Exercise should be high on everyone’s list of priorities – and that includes people with limited mobility. While it’s understandable that a person with a long-term serious injury would find it difficult to exercise, it is not impossible.
Exercises For People With Limited Mobility
There are hundreds of exercise routines that can be carried out, and many of them involve just one part of the body. For instance, a person in a wheelchair can still lift weights.
That’s just one of the exercises that, depending on the person’s physical capabilities, people with limited mobility could undertake. There’s also cycling, aqua jogging, boxing, swimming, yoga and tai chi.
If done correctly, these exercises can strengthen muscle, reduce the impact of pain, improve balance and increase stamina. All of these are enormously beneficial to the physical wellbeing of a person with limited mobility.
In addition, there is now a plethora of exercise equipment tailored specifically to suit such an audience. Cardiovascular exercise bikes, wheelchair multi-gums, all-terrain wheelchairs, standing frames and hand cycles are all available online and in many sports retailers.
And this is just some of the equipment that has been adapted to suit people with limited mobility who wish to exercise.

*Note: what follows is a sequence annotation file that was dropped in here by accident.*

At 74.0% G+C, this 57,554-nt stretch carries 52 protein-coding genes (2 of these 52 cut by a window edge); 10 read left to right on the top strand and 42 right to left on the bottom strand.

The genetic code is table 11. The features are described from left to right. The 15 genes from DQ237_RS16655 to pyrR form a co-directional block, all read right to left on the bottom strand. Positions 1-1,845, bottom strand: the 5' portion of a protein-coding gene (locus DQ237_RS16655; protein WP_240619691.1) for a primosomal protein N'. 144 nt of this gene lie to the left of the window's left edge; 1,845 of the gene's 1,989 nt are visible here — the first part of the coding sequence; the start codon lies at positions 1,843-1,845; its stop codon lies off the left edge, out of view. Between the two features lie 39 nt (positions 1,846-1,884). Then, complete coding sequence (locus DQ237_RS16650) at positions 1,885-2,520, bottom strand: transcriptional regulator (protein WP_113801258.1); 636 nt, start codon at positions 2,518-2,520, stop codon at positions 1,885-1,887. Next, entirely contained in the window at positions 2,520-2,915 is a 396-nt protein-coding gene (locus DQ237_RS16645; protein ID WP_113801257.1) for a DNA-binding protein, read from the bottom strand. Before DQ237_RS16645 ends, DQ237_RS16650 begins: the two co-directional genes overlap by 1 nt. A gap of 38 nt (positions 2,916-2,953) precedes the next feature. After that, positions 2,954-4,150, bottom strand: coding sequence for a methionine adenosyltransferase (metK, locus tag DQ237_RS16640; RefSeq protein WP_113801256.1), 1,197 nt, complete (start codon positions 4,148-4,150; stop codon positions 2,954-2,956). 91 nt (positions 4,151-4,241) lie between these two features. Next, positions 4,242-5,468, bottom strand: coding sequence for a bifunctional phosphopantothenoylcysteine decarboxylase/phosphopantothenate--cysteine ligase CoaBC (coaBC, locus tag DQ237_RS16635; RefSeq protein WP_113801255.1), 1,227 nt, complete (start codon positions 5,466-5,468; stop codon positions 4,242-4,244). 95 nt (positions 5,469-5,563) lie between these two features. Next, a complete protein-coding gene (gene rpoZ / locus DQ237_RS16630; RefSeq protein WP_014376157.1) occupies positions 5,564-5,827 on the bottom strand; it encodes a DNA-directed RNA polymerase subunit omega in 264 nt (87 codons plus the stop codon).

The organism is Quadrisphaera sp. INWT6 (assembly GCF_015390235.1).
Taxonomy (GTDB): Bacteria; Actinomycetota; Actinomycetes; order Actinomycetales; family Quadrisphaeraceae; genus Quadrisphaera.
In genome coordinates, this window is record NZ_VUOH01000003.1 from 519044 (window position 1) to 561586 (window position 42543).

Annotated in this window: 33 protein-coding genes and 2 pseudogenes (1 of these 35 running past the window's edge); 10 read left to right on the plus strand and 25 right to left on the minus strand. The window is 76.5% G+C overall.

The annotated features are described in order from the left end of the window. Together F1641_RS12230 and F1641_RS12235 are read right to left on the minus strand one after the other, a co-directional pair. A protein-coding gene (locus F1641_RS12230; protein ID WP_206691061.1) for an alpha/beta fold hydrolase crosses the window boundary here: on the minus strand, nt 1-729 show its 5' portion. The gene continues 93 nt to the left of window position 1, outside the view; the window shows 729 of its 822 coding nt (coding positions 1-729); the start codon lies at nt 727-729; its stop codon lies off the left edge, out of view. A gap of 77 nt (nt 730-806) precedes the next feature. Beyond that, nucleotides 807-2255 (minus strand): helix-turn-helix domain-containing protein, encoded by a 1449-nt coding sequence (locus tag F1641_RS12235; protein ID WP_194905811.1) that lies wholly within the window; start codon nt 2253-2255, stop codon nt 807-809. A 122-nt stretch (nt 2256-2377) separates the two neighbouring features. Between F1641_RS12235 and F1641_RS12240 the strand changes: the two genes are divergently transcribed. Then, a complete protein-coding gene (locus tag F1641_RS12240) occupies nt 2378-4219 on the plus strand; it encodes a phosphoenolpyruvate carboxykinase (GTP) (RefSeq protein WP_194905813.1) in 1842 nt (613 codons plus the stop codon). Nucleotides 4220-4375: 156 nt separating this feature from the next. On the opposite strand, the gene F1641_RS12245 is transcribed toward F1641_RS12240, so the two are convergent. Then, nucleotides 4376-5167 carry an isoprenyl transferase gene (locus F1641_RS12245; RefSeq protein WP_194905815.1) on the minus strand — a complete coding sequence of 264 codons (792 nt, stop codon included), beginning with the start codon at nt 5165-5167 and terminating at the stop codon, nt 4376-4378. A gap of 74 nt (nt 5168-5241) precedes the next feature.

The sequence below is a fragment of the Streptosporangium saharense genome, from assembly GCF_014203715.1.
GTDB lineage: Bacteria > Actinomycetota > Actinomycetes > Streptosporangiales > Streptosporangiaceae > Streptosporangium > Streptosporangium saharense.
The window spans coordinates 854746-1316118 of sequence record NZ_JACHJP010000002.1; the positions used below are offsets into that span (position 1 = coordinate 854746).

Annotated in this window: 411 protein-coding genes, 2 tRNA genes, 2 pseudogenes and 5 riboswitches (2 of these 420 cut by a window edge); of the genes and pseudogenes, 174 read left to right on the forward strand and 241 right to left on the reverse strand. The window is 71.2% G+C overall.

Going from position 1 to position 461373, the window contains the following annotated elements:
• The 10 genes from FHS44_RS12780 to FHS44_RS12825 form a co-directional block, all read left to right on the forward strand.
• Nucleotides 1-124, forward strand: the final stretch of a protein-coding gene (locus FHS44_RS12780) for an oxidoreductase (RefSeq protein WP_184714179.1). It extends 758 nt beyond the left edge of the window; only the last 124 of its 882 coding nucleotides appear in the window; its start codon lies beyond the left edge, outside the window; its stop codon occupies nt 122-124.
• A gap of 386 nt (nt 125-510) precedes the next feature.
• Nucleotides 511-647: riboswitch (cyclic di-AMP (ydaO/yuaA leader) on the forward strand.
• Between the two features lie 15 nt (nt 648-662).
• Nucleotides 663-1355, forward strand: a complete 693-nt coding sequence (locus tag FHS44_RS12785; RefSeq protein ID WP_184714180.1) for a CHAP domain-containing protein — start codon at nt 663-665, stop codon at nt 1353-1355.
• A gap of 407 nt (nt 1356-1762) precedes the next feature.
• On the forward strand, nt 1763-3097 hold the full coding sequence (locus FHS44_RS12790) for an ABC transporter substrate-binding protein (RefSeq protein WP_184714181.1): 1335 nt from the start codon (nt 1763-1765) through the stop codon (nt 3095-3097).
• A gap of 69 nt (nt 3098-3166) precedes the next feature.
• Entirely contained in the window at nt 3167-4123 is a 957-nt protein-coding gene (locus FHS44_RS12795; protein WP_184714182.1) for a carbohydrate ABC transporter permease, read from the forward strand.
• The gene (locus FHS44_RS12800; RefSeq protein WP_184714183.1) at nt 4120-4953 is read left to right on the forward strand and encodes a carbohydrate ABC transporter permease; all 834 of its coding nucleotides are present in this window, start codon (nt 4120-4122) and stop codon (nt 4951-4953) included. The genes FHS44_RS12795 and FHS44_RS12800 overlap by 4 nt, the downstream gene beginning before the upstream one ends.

However, all of the equipment in the world may still not be enough to persuade a person with physical disabilities to obtain regular exercise. They could feel intimidated by the thought of exercising, or fearful of inflicting further injury. They might also be insecure about exercising, or lacking in self-confidence.
These are all natural worries, although with the right level of encouragement from friends and family, they can be overcome. By gently persuading the person to at least try it, and offering to help and support them every step of the way, that could be the trigger for the person to give exercise a go. And they might never look back.
Thanks to Victoria from Burning Nights for sending us this infographic about exercising for people with limited mobility.